Wow – DELAYED much. Not entirely sure why I’m still keeping this up – but meh!
So I’d forgotten to write about my quick trip on the Train du Pigne (Train of Pines) from Nice towards Digne le Bains in Provence, France. I took this train trip, thinking happily of my father the whole way (who is OBSESSED with trains & pretty train journeys) – purely for the sake of taking a famous scenic train trip!
Tired at the moment and don’t have an amazing amount to say about it, so I’ll let the photos do the talking.
I am writing from cold January London – and have just spent the past few weeks being pursued sneakily by snow and the COLDEST SNAP Europe has seen in like 60 years hahaha – so looking back on these photos in summer sun is making me very jealous…of myself…
And of course for my father, the obligatory train related photos
The journey usually can take a whole day or even a few – I took a few hours! It was made in super efficient Angela fashion right before my trip up to Marseille (already blogged about).
The next blog post will FINALLY be about Paris! A few months (half a year in fact) behind. HAH. Reminiscing
I rocked up to the huge youth hostel in Tours, which was cold and institutional. On a major plus side, I had paid for a dorm room but got a twin room all to myself. Sweet deal – privacy! Skype chats! Being as messy and loud as I wanted! Ahh thank you giant hostel
Already on the cab ride there, I could see how gorgeous the town was – even more so than Aix en Provence! The fountains, the old mansions on either side of wide boulevardes lined with towering old trees, the quaint old town with huge squares filled with al fresco seating and the smell of crepes…sigh!
Originally I had planned to bike around the Loire and see whichever chateaux I wanted – but seeing as I hadn’t ridden a bike in 10 years or so, I opted for the bus that would take me to a select few of the more famous or more grand chateaux. There are over 30 chateaux in the region, I’d go crazy trying to choose otherwise!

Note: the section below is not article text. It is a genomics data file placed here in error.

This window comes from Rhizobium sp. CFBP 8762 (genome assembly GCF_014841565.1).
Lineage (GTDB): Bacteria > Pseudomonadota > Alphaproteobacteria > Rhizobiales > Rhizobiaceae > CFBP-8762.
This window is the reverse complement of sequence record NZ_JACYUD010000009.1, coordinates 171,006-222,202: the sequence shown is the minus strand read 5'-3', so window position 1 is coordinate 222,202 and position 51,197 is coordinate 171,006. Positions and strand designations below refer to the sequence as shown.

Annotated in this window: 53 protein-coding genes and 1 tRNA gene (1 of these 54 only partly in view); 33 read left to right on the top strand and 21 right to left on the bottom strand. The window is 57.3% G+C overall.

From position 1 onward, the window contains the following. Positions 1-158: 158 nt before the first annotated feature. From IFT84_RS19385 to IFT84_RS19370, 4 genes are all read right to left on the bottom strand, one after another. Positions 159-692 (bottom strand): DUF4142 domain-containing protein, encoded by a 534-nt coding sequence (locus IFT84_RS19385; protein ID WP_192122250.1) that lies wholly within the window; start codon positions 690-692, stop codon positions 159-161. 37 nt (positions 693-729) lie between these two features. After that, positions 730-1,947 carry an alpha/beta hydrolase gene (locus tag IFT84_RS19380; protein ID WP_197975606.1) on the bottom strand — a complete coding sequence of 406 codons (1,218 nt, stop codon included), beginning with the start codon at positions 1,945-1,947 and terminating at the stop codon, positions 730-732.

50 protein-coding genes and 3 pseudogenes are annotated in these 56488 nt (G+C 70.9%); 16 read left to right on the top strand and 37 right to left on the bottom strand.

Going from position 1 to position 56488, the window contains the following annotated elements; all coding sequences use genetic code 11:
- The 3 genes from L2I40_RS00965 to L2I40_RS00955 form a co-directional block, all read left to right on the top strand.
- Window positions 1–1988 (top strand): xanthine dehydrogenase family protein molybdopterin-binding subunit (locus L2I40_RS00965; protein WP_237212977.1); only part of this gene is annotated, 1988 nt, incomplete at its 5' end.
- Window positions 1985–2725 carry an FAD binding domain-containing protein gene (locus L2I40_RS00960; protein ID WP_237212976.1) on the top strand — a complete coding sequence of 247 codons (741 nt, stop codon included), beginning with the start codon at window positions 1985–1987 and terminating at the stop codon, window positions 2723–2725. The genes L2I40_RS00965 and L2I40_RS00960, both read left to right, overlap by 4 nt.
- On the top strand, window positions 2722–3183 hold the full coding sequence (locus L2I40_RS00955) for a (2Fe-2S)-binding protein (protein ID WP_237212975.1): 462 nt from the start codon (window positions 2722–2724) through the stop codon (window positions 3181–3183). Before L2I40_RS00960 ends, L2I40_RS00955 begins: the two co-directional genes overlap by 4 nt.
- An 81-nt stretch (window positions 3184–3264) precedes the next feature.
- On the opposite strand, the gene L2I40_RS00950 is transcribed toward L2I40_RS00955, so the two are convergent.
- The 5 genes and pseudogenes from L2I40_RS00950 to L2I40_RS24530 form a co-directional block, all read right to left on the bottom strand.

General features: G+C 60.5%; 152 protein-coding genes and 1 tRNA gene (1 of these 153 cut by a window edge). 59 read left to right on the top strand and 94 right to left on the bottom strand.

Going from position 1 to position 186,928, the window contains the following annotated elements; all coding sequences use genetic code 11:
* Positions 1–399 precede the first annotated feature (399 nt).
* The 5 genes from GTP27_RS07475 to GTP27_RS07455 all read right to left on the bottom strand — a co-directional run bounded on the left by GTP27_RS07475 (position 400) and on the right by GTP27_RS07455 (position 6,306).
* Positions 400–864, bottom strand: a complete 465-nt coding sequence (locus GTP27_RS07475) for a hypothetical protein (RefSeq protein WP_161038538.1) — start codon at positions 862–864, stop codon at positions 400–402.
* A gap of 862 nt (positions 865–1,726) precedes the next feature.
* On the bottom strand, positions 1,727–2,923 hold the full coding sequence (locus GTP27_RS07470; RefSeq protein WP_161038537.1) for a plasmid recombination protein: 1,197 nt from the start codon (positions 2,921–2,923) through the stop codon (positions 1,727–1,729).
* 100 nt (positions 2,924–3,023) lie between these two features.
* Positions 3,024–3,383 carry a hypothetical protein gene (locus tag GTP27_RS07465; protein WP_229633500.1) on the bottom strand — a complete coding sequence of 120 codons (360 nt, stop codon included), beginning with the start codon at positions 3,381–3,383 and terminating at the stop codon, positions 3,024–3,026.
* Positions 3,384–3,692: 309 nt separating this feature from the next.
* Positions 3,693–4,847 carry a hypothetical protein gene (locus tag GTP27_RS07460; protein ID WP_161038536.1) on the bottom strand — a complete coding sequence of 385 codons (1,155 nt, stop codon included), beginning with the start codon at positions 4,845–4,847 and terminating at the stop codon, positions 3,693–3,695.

Glad I did, because I found myself sitting next to the gorgeous and delightful Jo, with whom I spent my entire time in the Loire, and then subsequently Paris! I was dumb enough to accidentally delete almost all my photos from the Loire (sad face!) so many of the photos below are courtesy of Jo – thanks love!
I’m no expert on French aristocracy or art or architecture, so I won’t pose as one. To follow are simply images that I feel capture our fairytale 2 days amongst turrets, spiral staircases, decadent furnishings, rich fabrics, blue skies, green grass, flowers upon flowers and hedge mazes
It wasn’t only the chateaux that kept us absorbed in our fairytale, but also the amazing gardens! Mum & dad, these go out to you :p
Ahhh so much gorgeousness. All we needed were the dresses and corsets (and big hair) and we would’ve been set. That, and to get rid of all the other tourists, hah.
Loving you Jo, glad we had the fairytale together!
Next post – Paris! Jo + the Aussie gang, picnicing, climbing endless stairs and art coming out of our ears!
Oh dear, that doesn’t sound too optimistic does it?
Honestly, it was enjoyable, but I think I could have done it much better with some more foresight. There were one or two missed opportunities that could have been better taken advantage of!
In Nice, Patrick and Claudio (the Italians who taught me to drink espresso, haha) had almost convinced me to waylay my France plans and simply spend my summer weeks on the Italian coast! Ohhh I was so tempted, and in hindsight wish I had – regardless, I had a blast in France.
Originally, I had no plans to come here. It was only really a base from which to explore the calanques (gorgeous sea inlets) and Aix en Provence.
Turned out to be quite an interesting place in itself! Similar in architecture, and it had a sprawling old port with hundreds of boats, though definitely not as glistening as the Riviera ports. The whole place had an air of organic mess. Does that sound bad? There was much more Arabic than French spoken. In fact, had a great Moroccan meal and good Irish pub banter (one of the only ‘happening’ places we came across). The hostel owner was totally odd but entertaining, and Aaron the frat boy American played tour guide.
Aix en Provence
Coined as a beautiful town full of old stately mansion decadence, cafe culture, colourful markets and Cezanne, Aix en Provence was a huge drawcard. Made the daytrip with the gorgeous young French Canadians Marie-lou and Stephanie.
We had actually really wanted to get out to lavender and flower fields – the idyllic swaying scenery that Provence is famous for. Unfortunately, the lavender harvest was already over, and local buses just did not work out for us! My one regret for Provence – but oh well! Had a great day at the market stalls and learning about the influence Picasso and Cezanne had on eachothers’ work.
As much as I enjoyed this pretty place, the Loire Valley (next post) was in my opinion much more gorgeous!